• One thing that concerns me with his focus on this “choice” is that someone who is that far gone in their hopelessness will think, “Okay, I can choose to do this. I do have a choice between living and dying and I’m going to choose death.” There are those who go even deeper in their darkness than he shares–he said that in his darkest moments, he can still see joy; there are plenty of suicidal people who simply don’t. It no longer exists and will never reappear. While he has apparently struggled with depression and perhaps suicidal thinking, he doesn’t appear to have hit the level that far too many do where they don’t believe love and joy are even real, that there is no hope at all, ever, no matter what everybody else says.

        • Yes, I totally agree. He seems to believe that every person that has ever dealt w/suicidal ideation is the same. There are those who truly don’t see a choice, at all. All they know is pain, and need it to end. My other concern is that it sends the message that you can simply ‘choose’not to commit suicide, and that those who don’t ‘choose’ are putting death as being more important than their families, as though that’s an actual thought process.

  2. I hope you read Matt Walsh’s response to the first Robin Williams post. He made a great point. If it is not a choice, when you see a person who is on the ledge, you can’t reach out and grab him, are you just going to give up and go back down, because he has no choice in the matter? Or are you going to try and convince him otherwise, assuming that he can choose differently?

    • I actually just commented on that post, Kenny. Here’s the thing, as I see it. *I* can choose to stop someone from injuring themselves. If someone is threatening self harm, I can call 911. And that person, AGAINST THEIR WILL, will be admitted for a psych hold. If the law, and the medical establishment can recognize that the person isn’t capable of rational thought, then why is there discussion about ‘choice’? A person who is mentally unfit is deemed not responsible for their actions. How is it a choice then? Choice implies that they realize there’s another option.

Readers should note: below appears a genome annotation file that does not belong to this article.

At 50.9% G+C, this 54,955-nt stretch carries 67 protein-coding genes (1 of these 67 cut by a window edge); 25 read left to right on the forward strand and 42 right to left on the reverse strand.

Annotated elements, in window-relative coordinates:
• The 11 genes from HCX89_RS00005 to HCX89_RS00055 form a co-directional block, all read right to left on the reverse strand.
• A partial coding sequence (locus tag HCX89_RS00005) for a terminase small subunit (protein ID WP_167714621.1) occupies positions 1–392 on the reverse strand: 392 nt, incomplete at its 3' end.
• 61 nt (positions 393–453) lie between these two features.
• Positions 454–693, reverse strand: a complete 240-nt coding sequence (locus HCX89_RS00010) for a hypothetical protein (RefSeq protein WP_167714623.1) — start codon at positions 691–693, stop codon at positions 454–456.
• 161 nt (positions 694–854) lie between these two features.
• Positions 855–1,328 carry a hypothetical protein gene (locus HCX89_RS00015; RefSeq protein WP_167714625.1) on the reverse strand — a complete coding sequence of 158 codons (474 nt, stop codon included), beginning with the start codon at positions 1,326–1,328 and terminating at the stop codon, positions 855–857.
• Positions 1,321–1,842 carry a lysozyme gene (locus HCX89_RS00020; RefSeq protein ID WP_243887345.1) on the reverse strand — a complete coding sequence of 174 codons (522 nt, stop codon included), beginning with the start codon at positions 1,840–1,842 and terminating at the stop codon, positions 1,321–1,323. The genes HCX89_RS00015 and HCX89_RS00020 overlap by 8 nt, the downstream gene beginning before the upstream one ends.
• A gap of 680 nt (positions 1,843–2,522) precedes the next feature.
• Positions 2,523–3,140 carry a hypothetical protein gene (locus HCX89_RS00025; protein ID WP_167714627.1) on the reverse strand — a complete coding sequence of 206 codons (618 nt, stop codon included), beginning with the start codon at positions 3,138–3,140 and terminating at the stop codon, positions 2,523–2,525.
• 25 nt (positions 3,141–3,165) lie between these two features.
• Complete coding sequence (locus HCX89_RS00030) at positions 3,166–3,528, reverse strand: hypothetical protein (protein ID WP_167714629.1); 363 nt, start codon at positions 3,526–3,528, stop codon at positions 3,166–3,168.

I truly believe that a person can be in such pain, such anguish, that the only thing they’re able to do is desperately try and make the pain stop. I’ve been in *physical* pain that bad. So, I can find it easy to understand how a person can be in such emotional pain that they just need it to stop.

      That, to me, isn’t a ‘choice’. That’s reacting, not acting. A choice is acting.

    • I don’t think the issue is that people are choosing it or not. The issue is: Is it *simply* a choice? Is it a true, free will choice, unfettered by lies and delusions? That’s what he makes it sound like. (Yes, I did finally read his whole post.) It’s so much more complicated than whether people choose to do it or not. So much more complicated than seeing joy or thinking of others. And the people who are convinced off ledges are having some **outside voices** trying to connect with something inside the person, something that will get that person to see differently just for an instant. Without being able to see some element of truth that will keep them alive, they would have jumped. There’s also the aspect that many people who take very public measures for about-to-attempt suicide are actually wanting help, wanting to be stopped. Those who are very private about it are so convinced of untruths in their minds, they truly can’t see that any other way would be better.

  3. I don’t disagree with you or with Matt. The problem lies in who is making that choice. Are you a person of sound mind who had a bad day (I’m over simplifying here) or are you are person with a mental illness that has had that choice made for them by the sickness they are battling? Part of the issue with Robin Williams is that he says he was never diagnosed with any mental illness although it certainly sounds like he had all the classic signs.
    I was not with him in his final hours and am very far from a doctor so I’m not going to speculate on his mental status. I’m only going to say this is where the accusations of “selfish” comes into play.
    Having depression and being depressed are not the same thing.

    • From what I’ve read, he was seeking treatment for depression shortly before his death. Coupled w/his history of addiction, I would sincerely be shocked if he wasn’t clinically depressed. Many addicts start out ‘self medicating’ due to mental health issues, depression being, I believe, one of the most common.